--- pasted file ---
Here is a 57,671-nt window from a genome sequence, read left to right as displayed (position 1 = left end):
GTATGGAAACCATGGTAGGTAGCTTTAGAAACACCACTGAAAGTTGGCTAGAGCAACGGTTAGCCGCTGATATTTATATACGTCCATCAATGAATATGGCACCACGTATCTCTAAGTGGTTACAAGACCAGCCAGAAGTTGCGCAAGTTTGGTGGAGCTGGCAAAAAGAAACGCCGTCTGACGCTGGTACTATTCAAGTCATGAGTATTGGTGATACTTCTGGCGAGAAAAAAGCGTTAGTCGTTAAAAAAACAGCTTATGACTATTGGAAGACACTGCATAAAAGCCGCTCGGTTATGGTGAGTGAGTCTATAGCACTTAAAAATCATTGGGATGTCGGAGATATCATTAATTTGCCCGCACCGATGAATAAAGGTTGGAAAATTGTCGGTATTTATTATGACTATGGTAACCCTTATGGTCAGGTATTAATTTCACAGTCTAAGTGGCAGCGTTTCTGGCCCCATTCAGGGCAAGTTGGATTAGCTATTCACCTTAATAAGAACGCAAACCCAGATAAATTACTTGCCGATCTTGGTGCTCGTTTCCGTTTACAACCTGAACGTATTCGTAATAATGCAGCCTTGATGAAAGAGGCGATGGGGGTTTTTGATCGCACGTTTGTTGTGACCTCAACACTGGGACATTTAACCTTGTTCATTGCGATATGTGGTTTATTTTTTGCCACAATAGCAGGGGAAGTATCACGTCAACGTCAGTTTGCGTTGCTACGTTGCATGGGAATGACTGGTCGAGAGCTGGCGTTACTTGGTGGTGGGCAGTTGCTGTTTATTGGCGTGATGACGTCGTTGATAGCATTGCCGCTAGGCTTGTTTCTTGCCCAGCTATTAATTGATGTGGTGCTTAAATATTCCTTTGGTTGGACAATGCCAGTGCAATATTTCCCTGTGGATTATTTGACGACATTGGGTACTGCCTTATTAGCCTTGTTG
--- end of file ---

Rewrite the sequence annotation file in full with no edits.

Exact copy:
Here is a 57,671-nt window from a genome sequence, read left to right as displayed (position 1 = left end):
GTATGGAAACCATGGTAGGTAGCTTTAGAAACACCACTGAAAGTTGGCTAGAGCAACGGTTAGCCGCTGATATTTATATACGTCCATCAATGAATATGGCACCACGTATCTCTAAGTGGTTACAAGACCAGCCAGAAGTTGCGCAAGTTTGGTGGAGCTGGCAAAAAGAAACGCCGTCTGACGCTGGTACTATTCAAGTCATGAGTATTGGTGATACTTCTGGCGAGAAAAAAGCGTTAGTCGTTAAAAAAACAGCTTATGACTATTGGAAGACACTGCATAAAAGCCGCTCGGTTATGGTGAGTGAGTCTATAGCACTTAAAAATCATTGGGATGTCGGAGATATCATTAATTTGCCCGCACCGATGAATAAAGGTTGGAAAATTGTCGGTATTTATTATGACTATGGTAACCCTTATGGTCAGGTATTAATTTCACAGTCTAAGTGGCAGCGTTTCTGGCCCCATTCAGGGCAAGTTGGATTAGCTATTCACCTTAATAAGAACGCAAACCCAGATAAATTACTTGCCGATCTTGGTGCTCGTTTCCGTTTACAACCTGAACGTATTCGTAATAATGCAGCCTTGATGAAAGAGGCGATGGGGGTTTTTGATCGCACGTTTGTTGTGACCTCAACACTGGGACATTTAACCTTGTTCATTGCGATATGTGGTTTATTTTTTGCCACAATAGCAGGGGAAGTATCACGTCAACGTCAGTTTGCGTTGCTACGTTGCATGGGAATGACTGGTCGAGAGCTGGCGTTACTTGGTGGTGGGCAGTTGCTGTTTATTGGCGTGATGACGTCGTTGATAGCATTGCCGCTAGGCTTGTTTCTTGCCCAGCTATTAATTGATGTGGTGCTTAAATATTCCTTTGGTTGGACAATGCCAGTGCAATATTTCCCTGTGGATTATTTGACGACATTGGGTACTGCCTTATTAGCCTTGTTG